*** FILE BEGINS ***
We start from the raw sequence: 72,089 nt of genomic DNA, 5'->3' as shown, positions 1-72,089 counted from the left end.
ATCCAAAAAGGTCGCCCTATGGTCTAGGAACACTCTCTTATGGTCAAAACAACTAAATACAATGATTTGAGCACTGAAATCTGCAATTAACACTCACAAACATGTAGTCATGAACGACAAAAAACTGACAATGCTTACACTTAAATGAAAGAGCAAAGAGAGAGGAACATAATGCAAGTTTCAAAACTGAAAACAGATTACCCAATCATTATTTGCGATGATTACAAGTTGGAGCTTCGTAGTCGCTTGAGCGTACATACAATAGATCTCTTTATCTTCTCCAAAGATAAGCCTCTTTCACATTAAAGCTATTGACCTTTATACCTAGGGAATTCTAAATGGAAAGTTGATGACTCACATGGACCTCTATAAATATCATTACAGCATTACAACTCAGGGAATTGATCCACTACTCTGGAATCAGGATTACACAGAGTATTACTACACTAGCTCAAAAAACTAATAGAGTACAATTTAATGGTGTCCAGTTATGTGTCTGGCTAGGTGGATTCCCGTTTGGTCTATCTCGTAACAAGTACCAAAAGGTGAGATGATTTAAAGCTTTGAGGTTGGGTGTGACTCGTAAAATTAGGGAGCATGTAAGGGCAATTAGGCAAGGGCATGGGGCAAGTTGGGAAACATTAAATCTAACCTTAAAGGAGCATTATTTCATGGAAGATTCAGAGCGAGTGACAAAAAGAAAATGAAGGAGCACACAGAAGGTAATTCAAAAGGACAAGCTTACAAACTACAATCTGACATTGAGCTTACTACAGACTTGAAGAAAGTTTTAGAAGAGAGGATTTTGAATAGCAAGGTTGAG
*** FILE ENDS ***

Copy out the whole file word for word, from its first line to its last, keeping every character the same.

We start from the raw sequence: 72,089 nt of genomic DNA, 5'->3' as shown, positions 1-72,089 counted from the left end.
ATCCAAAAAGGTCGCCCTATGGTCTAGGAACACTCTCTTATGGTCAAAACAACTAAATACAATGATTTGAGCACTGAAATCTGCAATTAACACTCACAAACATGTAGTCATGAACGACAAAAAACTGACAATGCTTACACTTAAATGAAAGAGCAAAGAGAGAGGAACATAATGCAAGTTTCAAAACTGAAAACAGATTACCCAATCATTATTTGCGATGATTACAAGTTGGAGCTTCGTAGTCGCTTGAGCGTACATACAATAGATCTCTTTATCTTCTCCAAAGATAAGCCTCTTTCACATTAAAGCTATTGACCTTTATACCTAGGGAATTCTAAATGGAAAGTTGATGACTCACATGGACCTCTATAAATATCATTACAGCATTACAACTCAGGGAATTGATCCACTACTCTGGAATCAGGATTACACAGAGTATTACTACACTAGCTCAAAAAACTAATAGAGTACAATTTAATGGTGTCCAGTTATGTGTCTGGCTAGGTGGATTCCCGTTTGGTCTATCTCGTAACAAGTACCAAAAGGTGAGATGATTTAAAGCTTTGAGGTTGGGTGTGACTCGTAAAATTAGGGAGCATGTAAGGGCAATTAGGCAAGGGCATGGGGCAAGTTGGGAAACATTAAATCTAACCTTAAAGGAGCATTATTTCATGGAAGATTCAGAGCGAGTGACAAAAAGAAAATGAAGGAGCACACAGAAGGTAATTCAAAAGGACAAGCTTACAAACTACAATCTGACATTGAGCTTACTACAGACTTGAAGAAAGTTTTAGAAGAGAGGATTTTGAATAGCAAGGTTGAG